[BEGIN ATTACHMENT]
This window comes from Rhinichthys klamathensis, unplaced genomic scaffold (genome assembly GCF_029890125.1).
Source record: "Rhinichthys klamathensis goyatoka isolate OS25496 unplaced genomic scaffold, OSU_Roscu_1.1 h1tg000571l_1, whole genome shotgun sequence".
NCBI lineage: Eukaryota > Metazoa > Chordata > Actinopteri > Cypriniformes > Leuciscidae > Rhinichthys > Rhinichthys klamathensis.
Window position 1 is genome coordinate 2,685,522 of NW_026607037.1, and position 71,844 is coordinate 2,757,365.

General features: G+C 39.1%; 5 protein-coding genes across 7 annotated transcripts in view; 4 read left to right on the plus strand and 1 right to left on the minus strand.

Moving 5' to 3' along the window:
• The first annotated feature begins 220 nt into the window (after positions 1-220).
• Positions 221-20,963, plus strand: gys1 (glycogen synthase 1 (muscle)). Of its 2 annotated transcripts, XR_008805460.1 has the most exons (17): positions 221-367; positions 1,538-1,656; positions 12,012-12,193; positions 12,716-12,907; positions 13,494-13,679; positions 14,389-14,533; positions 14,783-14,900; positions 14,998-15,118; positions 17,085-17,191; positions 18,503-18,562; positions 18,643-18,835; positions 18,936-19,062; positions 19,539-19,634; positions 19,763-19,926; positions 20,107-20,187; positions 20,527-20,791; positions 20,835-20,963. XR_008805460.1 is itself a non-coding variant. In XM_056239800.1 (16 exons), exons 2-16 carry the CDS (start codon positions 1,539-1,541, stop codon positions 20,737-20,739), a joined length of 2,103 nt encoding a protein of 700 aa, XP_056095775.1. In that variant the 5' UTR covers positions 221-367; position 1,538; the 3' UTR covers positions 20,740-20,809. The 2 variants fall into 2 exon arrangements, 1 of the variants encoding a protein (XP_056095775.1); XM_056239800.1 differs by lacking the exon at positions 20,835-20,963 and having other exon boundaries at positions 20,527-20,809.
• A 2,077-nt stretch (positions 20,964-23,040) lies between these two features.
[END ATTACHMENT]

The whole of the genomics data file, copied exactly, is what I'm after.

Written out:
This window comes from Rhinichthys klamathensis, unplaced genomic scaffold (genome assembly GCF_029890125.1).
Source record: "Rhinichthys klamathensis goyatoka isolate OS25496 unplaced genomic scaffold, OSU_Roscu_1.1 h1tg000571l_1, whole genome shotgun sequence".
NCBI lineage: Eukaryota > Metazoa > Chordata > Actinopteri > Cypriniformes > Leuciscidae > Rhinichthys > Rhinichthys klamathensis.
Window position 1 is genome coordinate 2,685,522 of NW_026607037.1, and position 71,844 is coordinate 2,757,365.

General features: G+C 39.1%; 5 protein-coding genes across 7 annotated transcripts in view; 4 read left to right on the plus strand and 1 right to left on the minus strand.

Moving 5' to 3' along the window:
• The first annotated feature begins 220 nt into the window (after positions 1-220).
• Positions 221-20,963, plus strand: gys1 (glycogen synthase 1 (muscle)). Of its 2 annotated transcripts, XR_008805460.1 has the most exons (17): positions 221-367; positions 1,538-1,656; positions 12,012-12,193; positions 12,716-12,907; positions 13,494-13,679; positions 14,389-14,533; positions 14,783-14,900; positions 14,998-15,118; positions 17,085-17,191; positions 18,503-18,562; positions 18,643-18,835; positions 18,936-19,062; positions 19,539-19,634; positions 19,763-19,926; positions 20,107-20,187; positions 20,527-20,791; positions 20,835-20,963. XR_008805460.1 is itself a non-coding variant. In XM_056239800.1 (16 exons), exons 2-16 carry the CDS (start codon positions 1,539-1,541, stop codon positions 20,737-20,739), a joined length of 2,103 nt encoding a protein of 700 aa, XP_056095775.1. In that variant the 5' UTR covers positions 221-367; position 1,538; the 3' UTR covers positions 20,740-20,809. The 2 variants fall into 2 exon arrangements, 1 of the variants encoding a protein (XP_056095775.1); XM_056239800.1 differs by lacking the exon at positions 20,835-20,963 and having other exon boundaries at positions 20,527-20,809.
• A 2,077-nt stretch (positions 20,964-23,040) lies between these two features.